The ‘Billboard’ That Can Make Or Break Your Book’s Success

Billboard Walt DisneyHave you ever been ‘grabbed’ by an outdoor billboard?  I certainly have.  In fact, I can remember a couple of billboards I’ve seen that were so striking that I nearly crashed my car…

We may not want our books to cause traffic accidents, but we do need to give them something that creates this ‘billboard effect’.  Something that grabs the attention of potential new readers.

In fact, the ‘billboard’ I’m talking about is actually a part of the book itself…

Book Covers Are The ‘Billboards’ Of Our Books

It’s crucial that a genre-fiction book cover is well designed if you want it to be noticed in a book store or on Amazon.

The right book cover can ignite sales for a book that would otherwise be unnoticed.  Mass book sales happen by reader word of mouth, so you must do everything you can to ignite the process.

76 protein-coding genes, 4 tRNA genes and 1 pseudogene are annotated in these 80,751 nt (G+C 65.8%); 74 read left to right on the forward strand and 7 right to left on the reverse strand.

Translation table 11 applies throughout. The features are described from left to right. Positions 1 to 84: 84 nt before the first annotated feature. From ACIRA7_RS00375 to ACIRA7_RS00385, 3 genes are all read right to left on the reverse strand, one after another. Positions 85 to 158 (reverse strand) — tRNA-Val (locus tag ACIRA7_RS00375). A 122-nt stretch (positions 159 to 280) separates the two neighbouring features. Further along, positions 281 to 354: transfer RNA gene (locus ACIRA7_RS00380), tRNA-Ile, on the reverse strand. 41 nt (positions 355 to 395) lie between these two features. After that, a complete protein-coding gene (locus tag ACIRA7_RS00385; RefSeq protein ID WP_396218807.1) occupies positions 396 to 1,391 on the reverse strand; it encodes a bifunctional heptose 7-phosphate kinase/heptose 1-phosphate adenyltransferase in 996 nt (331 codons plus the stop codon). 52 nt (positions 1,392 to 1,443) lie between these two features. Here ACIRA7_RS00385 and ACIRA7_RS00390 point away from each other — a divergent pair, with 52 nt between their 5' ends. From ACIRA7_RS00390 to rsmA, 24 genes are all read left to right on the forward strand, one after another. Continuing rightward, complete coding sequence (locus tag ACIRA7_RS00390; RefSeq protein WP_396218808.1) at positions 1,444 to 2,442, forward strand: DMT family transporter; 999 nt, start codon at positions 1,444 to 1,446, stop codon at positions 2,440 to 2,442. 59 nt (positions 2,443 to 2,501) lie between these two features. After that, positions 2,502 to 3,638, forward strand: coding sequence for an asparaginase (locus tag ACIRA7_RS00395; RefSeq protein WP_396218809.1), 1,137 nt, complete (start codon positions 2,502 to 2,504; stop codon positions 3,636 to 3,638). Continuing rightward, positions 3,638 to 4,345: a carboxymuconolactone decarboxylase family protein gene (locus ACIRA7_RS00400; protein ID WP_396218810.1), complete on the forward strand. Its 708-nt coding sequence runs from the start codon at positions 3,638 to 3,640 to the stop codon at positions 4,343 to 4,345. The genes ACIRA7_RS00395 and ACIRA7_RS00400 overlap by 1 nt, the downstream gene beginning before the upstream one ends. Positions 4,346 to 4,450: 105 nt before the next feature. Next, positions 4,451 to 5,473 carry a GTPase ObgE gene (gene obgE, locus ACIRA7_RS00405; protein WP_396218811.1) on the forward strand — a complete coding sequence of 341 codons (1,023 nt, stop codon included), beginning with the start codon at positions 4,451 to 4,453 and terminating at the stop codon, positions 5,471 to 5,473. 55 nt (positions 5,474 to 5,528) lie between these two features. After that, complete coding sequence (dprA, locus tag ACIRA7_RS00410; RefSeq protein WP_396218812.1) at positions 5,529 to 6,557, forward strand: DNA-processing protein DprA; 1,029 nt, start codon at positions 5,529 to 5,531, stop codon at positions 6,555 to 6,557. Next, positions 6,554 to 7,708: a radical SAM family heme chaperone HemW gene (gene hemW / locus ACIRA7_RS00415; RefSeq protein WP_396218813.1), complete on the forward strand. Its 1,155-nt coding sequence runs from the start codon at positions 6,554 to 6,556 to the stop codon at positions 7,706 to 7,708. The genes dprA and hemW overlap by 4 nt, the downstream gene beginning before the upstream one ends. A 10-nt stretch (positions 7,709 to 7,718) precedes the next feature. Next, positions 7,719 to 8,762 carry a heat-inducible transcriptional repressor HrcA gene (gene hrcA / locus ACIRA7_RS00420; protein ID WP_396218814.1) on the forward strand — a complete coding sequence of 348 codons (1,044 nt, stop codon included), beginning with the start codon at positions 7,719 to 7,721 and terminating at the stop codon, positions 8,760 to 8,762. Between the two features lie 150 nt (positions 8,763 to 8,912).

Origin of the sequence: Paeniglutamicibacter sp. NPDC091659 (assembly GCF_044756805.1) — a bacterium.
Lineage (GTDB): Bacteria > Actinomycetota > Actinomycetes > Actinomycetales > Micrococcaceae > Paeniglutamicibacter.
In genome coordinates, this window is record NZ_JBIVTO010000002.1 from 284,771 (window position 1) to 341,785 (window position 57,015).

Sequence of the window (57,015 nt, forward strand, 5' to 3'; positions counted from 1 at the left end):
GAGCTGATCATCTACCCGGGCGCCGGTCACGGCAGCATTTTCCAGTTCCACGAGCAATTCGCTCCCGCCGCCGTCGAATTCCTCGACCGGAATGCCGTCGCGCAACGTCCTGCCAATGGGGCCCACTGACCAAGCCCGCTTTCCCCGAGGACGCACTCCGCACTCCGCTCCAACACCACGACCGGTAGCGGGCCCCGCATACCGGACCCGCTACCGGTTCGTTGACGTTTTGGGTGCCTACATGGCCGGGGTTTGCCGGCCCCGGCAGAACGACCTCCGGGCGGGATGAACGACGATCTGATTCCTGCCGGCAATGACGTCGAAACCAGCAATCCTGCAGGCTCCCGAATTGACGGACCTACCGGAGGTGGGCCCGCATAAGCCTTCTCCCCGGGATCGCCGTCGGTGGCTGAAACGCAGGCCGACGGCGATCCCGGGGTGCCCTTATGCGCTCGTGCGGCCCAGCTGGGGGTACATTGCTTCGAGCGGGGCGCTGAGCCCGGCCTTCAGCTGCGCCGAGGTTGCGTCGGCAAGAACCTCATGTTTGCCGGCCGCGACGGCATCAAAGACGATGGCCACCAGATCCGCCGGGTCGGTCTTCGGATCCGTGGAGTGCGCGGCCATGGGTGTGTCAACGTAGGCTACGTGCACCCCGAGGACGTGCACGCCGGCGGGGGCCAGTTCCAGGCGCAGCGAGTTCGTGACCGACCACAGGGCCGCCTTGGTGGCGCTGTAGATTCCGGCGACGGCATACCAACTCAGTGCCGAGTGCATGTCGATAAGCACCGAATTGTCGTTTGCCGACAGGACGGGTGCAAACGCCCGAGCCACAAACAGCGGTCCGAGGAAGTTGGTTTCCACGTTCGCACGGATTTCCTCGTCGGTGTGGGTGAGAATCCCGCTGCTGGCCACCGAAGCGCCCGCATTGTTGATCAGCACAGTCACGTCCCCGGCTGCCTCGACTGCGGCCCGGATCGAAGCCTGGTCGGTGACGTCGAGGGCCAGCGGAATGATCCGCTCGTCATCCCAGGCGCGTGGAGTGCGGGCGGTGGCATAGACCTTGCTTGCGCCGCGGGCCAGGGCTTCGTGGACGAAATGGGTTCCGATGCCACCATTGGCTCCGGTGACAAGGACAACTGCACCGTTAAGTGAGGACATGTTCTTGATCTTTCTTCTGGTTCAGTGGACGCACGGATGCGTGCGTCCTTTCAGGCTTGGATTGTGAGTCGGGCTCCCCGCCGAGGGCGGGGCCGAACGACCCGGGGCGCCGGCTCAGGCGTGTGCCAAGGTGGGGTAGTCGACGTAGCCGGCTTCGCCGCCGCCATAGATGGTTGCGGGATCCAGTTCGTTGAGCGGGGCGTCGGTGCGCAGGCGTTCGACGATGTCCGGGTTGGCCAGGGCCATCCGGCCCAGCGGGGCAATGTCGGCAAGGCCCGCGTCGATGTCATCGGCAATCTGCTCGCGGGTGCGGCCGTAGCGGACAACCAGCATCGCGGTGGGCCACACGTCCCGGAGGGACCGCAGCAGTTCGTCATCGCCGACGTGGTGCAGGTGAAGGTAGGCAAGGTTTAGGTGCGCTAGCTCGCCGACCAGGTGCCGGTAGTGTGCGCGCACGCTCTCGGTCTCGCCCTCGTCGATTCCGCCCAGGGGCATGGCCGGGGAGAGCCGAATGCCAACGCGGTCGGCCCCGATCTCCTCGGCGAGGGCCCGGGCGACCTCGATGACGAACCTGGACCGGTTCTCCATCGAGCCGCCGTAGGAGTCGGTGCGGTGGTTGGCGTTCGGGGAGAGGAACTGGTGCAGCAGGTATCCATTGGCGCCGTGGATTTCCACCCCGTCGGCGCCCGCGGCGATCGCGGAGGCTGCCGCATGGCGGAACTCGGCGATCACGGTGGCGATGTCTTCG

The key point is to attract a prospective book buyer and give them a clue as to your story theme – what your book is about, in both Title and Image.   When I located these three covers, each one took my breath away because of their sheer beauty:

Book Cover DesignsBut there’s far more to it than looks alone.  So I’ve mapped some guidelines to ensure that your next book cover ticks all the right boxes for attracting your target reader.

There’s both imagery and title text, each of equal importance.  In fact, the title can largely drive the choice of imagery.

A powerful, effective book cover needs to achieve four goals: